All I wanted was a graph of real-time broadband utilization of my household. A fully Unifi‘ed network sure looks pretty, but USG just couldn’t do it. Times have changed. Many home networks are wired up for 1.0 Gbps, and today’s open source firewalls have the features I need. Like real-time traffic graphs. My trusty USG served me well for years, but off to the ebay it goes.
In its place, I put together some OPNsense hardware and configured it to bypass AT&T Fiber CPE (BW210-700). Here’s how I did it.
First the easy part: purchase and assemble the hardware.
I bought a barren mini PC separately from the DRAM and SSD to get the components I thought best. You can also buy a fully-assembled configuration (like this one) or, if you have an unused PC (with sufficiently beefy CPU and at least 3 NIC cards) lying around, you can use that. Just make sure the ethernet hardware is compatible with OPNsense.
Bootable USB drive
Since the raw hardware above comes with no software installed, follow the well written instructions from OPNsense to prepare an USB boot drive - for qotom q555G6, select architecture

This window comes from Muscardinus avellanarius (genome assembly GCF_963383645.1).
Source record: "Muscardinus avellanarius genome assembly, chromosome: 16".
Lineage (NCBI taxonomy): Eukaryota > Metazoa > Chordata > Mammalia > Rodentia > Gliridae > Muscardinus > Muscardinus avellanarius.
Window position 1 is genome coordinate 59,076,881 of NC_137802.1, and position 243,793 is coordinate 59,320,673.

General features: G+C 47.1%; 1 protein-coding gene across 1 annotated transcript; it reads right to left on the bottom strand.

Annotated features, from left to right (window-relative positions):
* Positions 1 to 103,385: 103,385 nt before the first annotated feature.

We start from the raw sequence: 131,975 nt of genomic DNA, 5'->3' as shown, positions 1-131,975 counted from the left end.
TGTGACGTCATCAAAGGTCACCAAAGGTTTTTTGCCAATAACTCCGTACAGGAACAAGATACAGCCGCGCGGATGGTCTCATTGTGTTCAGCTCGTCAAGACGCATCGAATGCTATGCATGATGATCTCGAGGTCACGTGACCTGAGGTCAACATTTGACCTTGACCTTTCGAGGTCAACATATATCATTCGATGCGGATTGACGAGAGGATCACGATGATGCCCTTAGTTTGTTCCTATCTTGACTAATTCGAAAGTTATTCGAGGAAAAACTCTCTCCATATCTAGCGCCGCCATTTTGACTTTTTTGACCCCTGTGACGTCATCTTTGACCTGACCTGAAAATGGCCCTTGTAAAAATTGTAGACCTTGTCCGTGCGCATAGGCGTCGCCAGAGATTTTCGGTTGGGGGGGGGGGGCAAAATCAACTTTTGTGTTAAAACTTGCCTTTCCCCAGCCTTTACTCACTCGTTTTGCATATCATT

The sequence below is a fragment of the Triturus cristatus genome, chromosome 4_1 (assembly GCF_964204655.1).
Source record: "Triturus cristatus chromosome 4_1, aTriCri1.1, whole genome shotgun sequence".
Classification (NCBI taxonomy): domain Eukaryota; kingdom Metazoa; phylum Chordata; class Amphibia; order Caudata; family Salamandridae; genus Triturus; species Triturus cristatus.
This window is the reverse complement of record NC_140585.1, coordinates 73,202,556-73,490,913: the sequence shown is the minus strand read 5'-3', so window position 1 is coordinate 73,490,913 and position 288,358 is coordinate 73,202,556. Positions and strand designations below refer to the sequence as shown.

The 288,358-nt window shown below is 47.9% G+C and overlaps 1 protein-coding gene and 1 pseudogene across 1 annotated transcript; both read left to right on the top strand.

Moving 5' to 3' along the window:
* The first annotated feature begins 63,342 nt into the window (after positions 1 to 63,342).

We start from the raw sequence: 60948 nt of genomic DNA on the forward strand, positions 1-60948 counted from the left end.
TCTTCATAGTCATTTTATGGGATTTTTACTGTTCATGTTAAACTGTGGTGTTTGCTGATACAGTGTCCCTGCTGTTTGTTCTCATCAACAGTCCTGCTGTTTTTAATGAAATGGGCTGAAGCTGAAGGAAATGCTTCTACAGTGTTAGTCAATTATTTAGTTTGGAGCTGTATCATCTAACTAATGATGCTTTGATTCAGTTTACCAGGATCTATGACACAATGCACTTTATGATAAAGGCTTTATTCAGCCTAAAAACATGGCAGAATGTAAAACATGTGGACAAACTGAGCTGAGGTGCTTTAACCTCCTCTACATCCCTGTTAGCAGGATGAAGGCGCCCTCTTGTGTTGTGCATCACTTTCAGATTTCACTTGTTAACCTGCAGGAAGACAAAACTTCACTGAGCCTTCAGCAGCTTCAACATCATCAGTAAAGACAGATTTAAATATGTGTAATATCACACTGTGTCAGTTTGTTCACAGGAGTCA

amd64, and image type of
Initial factory installation enables two network interfaces
WAN. We add one more and name it
Next, simply follow the instructions from project pfatt README. Because it was written with pfSense in mind, be sure to note the instructions specific to OPNsense:
OPNsense configuration steps are nearly identical to pfSense. For the qotom hardware,
opnatt.sh modification are below.
ONT_IF='igb1' # NIC -> ONT / Outside
RG_IF='igb2' # NIC -> Residential Gateway's ONT port
RG_ETHER_ADDR='99:55:b2:23:a4:45' # MAC address of Residential Gateway
OPNsense network interface configurations are somewhat straight forward. All three interfaces
WAN are pictured below with pi-hole running as the DNS server at
Don’t forget to spoof the MAC address
We’re almost done. Home Network Guy does a fantastic job of describing how to setup the OPNsense firewall rules here
Once everything is setup, the lobby dashboard looks like this: